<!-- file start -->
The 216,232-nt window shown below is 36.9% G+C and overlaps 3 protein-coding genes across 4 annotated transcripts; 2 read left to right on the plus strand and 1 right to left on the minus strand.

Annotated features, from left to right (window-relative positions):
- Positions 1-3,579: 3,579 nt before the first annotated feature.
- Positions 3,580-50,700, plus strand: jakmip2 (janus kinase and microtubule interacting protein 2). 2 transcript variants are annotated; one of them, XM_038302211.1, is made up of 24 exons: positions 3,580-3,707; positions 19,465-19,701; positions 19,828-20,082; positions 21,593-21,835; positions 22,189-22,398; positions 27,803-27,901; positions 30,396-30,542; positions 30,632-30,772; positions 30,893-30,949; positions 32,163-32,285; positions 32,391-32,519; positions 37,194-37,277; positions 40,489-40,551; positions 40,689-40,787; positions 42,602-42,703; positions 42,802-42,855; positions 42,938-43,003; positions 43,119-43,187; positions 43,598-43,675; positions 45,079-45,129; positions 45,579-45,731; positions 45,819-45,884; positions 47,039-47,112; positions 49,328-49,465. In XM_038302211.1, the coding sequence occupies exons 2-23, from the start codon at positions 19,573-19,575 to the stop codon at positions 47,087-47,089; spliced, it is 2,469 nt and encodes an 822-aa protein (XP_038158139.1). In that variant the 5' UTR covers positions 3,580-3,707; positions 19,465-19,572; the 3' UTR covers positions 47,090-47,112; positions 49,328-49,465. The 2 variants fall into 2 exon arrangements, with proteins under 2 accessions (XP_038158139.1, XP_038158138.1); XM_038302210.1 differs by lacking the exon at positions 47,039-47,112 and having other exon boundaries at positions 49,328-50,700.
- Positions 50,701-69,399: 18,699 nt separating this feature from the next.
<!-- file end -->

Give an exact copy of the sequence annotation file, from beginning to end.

The 216,232-nt window shown below is 36.9% G+C and overlaps 3 protein-coding genes across 4 annotated transcripts; 2 read left to right on the plus strand and 1 right to left on the minus strand.

Annotated features, from left to right (window-relative positions):
- Positions 1-3,579: 3,579 nt before the first annotated feature.
- Positions 3,580-50,700, plus strand: jakmip2 (janus kinase and microtubule interacting protein 2). 2 transcript variants are annotated; one of them, XM_038302211.1, is made up of 24 exons: positions 3,580-3,707; positions 19,465-19,701; positions 19,828-20,082; positions 21,593-21,835; positions 22,189-22,398; positions 27,803-27,901; positions 30,396-30,542; positions 30,632-30,772; positions 30,893-30,949; positions 32,163-32,285; positions 32,391-32,519; positions 37,194-37,277; positions 40,489-40,551; positions 40,689-40,787; positions 42,602-42,703; positions 42,802-42,855; positions 42,938-43,003; positions 43,119-43,187; positions 43,598-43,675; positions 45,079-45,129; positions 45,579-45,731; positions 45,819-45,884; positions 47,039-47,112; positions 49,328-49,465. In XM_038302211.1, the coding sequence occupies exons 2-23, from the start codon at positions 19,573-19,575 to the stop codon at positions 47,087-47,089; spliced, it is 2,469 nt and encodes an 822-aa protein (XP_038158139.1). In that variant the 5' UTR covers positions 3,580-3,707; positions 19,465-19,572; the 3' UTR covers positions 47,090-47,112; positions 49,328-49,465. The 2 variants fall into 2 exon arrangements, with proteins under 2 accessions (XP_038158139.1, XP_038158138.1); XM_038302210.1 differs by lacking the exon at positions 47,039-47,112 and having other exon boundaries at positions 49,328-50,700.
- Positions 50,701-69,399: 18,699 nt separating this feature from the next.